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Gary Nabhan: Seeds of Change

The next time you are putting a slice of tomato on your sandwich, ask yourself where it came from. Not which area of the country, but which seed stock. One of the often overlooked aspects of food insecurity amid climate uncertainty is the push by big agricultural interests to get us to buy their seeds and their seeds only.

 

Our guest this week on Sea Change Radio, Gary Nabhan, has taken the fight to the corporate seed merchants through the local ...

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Ethnobiology as the Unifying Theory of All Things Biocultural

An interview with Gary Paul Nabhan, editor of the newly-released book, Ethnobiology for the Future, from the University of Arizona Press.

 

Q. What motivated you to put together this anthology on how ethnobiologists are exploring the links between cultural and ecological diversity?

A. I’ve been engaged in cross-cultural research and education through the inter-discipline of ethnobiology for exactly 40 years. Over that time period, we’ve witnessed a dramatic loss of species diversity, habitat heterogeneity, cultural diversity and its ...

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A New Climate for Farming

Interview by Erik Hoffner, World Ark contributor

Feeling the heat yet? The summer of 2015, the hottest in recorded history, melted roads and killed thousands in India and Pakistan. It also prolonged a crippling drought in the American West that triggered controversial water usage restrictions in California. While it can be hard enough for people to cope with these conditions, what about our food systems? How will farmers and gardeners adapt to this harsh new reality?

To answer this question, author and ...

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A Conversation with Gary Paul Nabhan

30 Minutes spoke with Gary Paul Nabhan, Ph.D., about Tucson’s recent designation as a UNESCO World City of Gastronomy and what that means. He is the newly appointed director for Center for Regional Food Studies. Nabhan discussed the breadth of Tucson’s food cultures as well as the importance of food justice and food security for everyone in our community.

Nabhan is the W.K. Kellogg Chair in Southwest Borderlands Food and Water Security,is an ethnobiologist, agroecologist, conservation biologist ...

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What Makes Tucson Deserving of the Title of the United States’ First Capital of Gastronomy

The Arizona city joins Unesco’s growing list of “Creative Cities”

 

 

 

By: Jennifer Nalewicki

Every day, tens of thousands of cars barrel down Interstate 10, a highway that hugs the western edge of Tucson, Arizona. Many of these drivers may not realize that they are driving past a region with one of the longest food heritages on the continent. Often considered the birthplace of Tucson itself, this swath of Sonoran Desert  nestled at the base of the ...

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Agrarian Ecology

One might wonder whether any twenty-first-century preoccupation with agrarian values, agrarian ecology, and agrarian ideals comes as too little, too late. Less than 2 percent of the North American public lives in rural areas outside towns, cities, and suburbs, and less than half of the world’s population now lives outside cities. But the New Agrarianism, which is emerging globally, is not restricted to the rural domain, nor is it necessarily a romantic desire to reenact social behaviors and mores associated ...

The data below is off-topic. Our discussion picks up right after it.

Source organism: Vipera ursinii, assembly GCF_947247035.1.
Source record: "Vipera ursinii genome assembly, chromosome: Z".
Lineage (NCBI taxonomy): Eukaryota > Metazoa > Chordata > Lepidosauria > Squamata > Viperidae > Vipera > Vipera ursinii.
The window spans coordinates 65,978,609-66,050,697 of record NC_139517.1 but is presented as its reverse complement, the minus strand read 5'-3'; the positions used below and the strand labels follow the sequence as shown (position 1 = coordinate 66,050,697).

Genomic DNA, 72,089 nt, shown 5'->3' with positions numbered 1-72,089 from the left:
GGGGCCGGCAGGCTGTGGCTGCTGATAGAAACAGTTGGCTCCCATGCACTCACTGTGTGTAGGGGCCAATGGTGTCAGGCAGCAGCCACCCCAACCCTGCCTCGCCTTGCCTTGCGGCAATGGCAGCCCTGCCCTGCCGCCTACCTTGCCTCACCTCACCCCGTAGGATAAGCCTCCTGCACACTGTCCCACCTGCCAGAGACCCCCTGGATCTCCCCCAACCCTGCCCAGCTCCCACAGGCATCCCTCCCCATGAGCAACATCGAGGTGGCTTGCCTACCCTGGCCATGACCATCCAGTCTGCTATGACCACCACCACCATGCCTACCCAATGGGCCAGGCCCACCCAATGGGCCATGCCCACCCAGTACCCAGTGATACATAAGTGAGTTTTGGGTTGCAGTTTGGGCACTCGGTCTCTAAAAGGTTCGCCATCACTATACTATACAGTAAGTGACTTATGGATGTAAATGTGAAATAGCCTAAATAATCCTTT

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UA College of Social and Behavioral Sciences Launches New Center for Regional Food Studies

From agricultural sciences to folklore, cutting-edge nutrition to ancient food systems, UA researchers have a long history of researching, documenting and promoting the borderland culinary heritage that makes Tucson a distinct food city. To coincide with Tucson’s designation as the newest UNESCO City of Gastronomy, the College of Social and Behavioral Sciences and the Southwest Center have established the University of Arizona Center for Regional Food Studies. The new center will advance food justice, food security and food systems innovations ...

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Tucson Designated UNESCO World City of Gastronomy

Tucson becomes the first city in the United States to be recognized as a UNESCO World City of Gastronomy.

By: Megan Kimble / EBA

We’ve known it—those of us who eat here have tasted it. We’ve felt it in the soil under our fingernails. We’ve seen it in the magenta stain of prickly pear. We’ve heard it in the hammer mill grinding sweet speckled mesquite; smelled it in the exhale of steam from a crowded pot of tamales.

Tucson has always ...

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Desert prophet of new food crops

For 40 years Richard Felger has promoted native plants to feed the Southwest

Richard Felger has always been a little ahead of his time. Even before he was a teenager in southern California, he cultivated rare cacti and orchids at home, and kept three alligators in his bathtub. Before he graduated from the University of Arizona, he shadowed some of the world’s greatest desert ecologists. On his first trip down to Alamos, Sonora, he realized what would drive his ...

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Seeking Food Justice with Forgotten Fruit

Gary Nabhan wants to create new opportunities for immigrant populations in Patagonia while reviving a taste for forgotten desert fruits, and he needs your help.

There are 68 days left to join the effort to save our desert’s forgotten fruits – and create new green jobs in Arizona’s borderland while we’re at it.

The Project

MacArthur Foundation “Genius” Award recipient and Edible Baja Arizona senior contributing editor Gary Nabhan is leading the charge with Barnraiser fundraiser. His goal? ...